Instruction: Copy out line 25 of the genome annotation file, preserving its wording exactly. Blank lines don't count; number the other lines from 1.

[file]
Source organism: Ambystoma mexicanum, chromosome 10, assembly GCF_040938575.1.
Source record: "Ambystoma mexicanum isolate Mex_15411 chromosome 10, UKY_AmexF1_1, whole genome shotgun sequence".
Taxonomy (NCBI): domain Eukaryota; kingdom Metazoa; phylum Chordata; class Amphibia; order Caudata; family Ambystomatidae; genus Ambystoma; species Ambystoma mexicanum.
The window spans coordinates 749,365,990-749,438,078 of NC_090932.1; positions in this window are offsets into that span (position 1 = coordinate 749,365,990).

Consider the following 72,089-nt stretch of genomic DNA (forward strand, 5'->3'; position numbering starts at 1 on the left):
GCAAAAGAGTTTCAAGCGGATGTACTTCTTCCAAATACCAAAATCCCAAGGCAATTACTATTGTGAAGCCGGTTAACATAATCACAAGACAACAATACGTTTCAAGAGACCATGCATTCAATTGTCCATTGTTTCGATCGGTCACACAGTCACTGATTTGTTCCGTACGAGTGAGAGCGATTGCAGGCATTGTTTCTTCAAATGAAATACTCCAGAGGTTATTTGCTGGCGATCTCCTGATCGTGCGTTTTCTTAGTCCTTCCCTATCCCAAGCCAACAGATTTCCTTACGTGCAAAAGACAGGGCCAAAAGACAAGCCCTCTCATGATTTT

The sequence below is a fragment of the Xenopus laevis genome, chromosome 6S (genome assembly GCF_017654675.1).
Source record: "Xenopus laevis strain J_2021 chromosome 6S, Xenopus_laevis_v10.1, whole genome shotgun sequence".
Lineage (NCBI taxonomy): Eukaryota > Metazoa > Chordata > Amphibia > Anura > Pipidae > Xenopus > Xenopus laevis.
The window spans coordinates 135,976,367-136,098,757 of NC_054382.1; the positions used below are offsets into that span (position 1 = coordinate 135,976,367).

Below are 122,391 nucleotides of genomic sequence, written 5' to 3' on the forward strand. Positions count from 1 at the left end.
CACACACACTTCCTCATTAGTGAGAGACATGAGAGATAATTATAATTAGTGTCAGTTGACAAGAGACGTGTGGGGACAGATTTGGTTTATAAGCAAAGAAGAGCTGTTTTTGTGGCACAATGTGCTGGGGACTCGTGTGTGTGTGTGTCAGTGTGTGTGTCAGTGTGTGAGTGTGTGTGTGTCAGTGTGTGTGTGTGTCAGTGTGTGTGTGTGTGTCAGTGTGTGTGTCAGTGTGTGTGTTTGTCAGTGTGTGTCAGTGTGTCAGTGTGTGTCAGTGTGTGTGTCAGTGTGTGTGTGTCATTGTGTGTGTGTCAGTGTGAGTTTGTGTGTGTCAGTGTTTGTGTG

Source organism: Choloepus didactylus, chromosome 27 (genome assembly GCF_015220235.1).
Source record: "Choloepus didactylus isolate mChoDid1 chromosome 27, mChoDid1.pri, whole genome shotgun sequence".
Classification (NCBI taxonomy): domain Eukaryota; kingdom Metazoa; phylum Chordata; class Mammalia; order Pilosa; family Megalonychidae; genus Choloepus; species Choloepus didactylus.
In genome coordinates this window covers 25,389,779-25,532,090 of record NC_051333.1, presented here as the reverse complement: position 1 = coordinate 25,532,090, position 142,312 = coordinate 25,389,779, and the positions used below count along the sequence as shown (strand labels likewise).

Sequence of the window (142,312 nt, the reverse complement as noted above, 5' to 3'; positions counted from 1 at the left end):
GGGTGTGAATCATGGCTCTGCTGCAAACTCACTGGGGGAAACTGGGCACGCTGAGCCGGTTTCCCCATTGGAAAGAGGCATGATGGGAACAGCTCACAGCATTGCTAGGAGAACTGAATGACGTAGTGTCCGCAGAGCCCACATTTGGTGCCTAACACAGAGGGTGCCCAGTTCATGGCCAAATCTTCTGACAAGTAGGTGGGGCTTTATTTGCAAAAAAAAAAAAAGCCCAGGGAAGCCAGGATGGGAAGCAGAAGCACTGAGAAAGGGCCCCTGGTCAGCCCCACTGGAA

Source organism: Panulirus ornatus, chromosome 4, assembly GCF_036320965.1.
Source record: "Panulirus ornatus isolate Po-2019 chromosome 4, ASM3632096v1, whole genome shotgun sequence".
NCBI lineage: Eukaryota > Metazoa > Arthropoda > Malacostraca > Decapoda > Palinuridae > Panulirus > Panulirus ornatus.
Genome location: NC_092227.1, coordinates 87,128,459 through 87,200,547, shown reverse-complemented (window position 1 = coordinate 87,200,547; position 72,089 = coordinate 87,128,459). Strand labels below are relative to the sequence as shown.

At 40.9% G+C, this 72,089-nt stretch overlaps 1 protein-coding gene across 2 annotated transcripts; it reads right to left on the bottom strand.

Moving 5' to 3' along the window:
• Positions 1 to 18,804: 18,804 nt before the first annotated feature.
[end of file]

• Positions 1 to 18,804: 18,804 nt before the first annotated feature.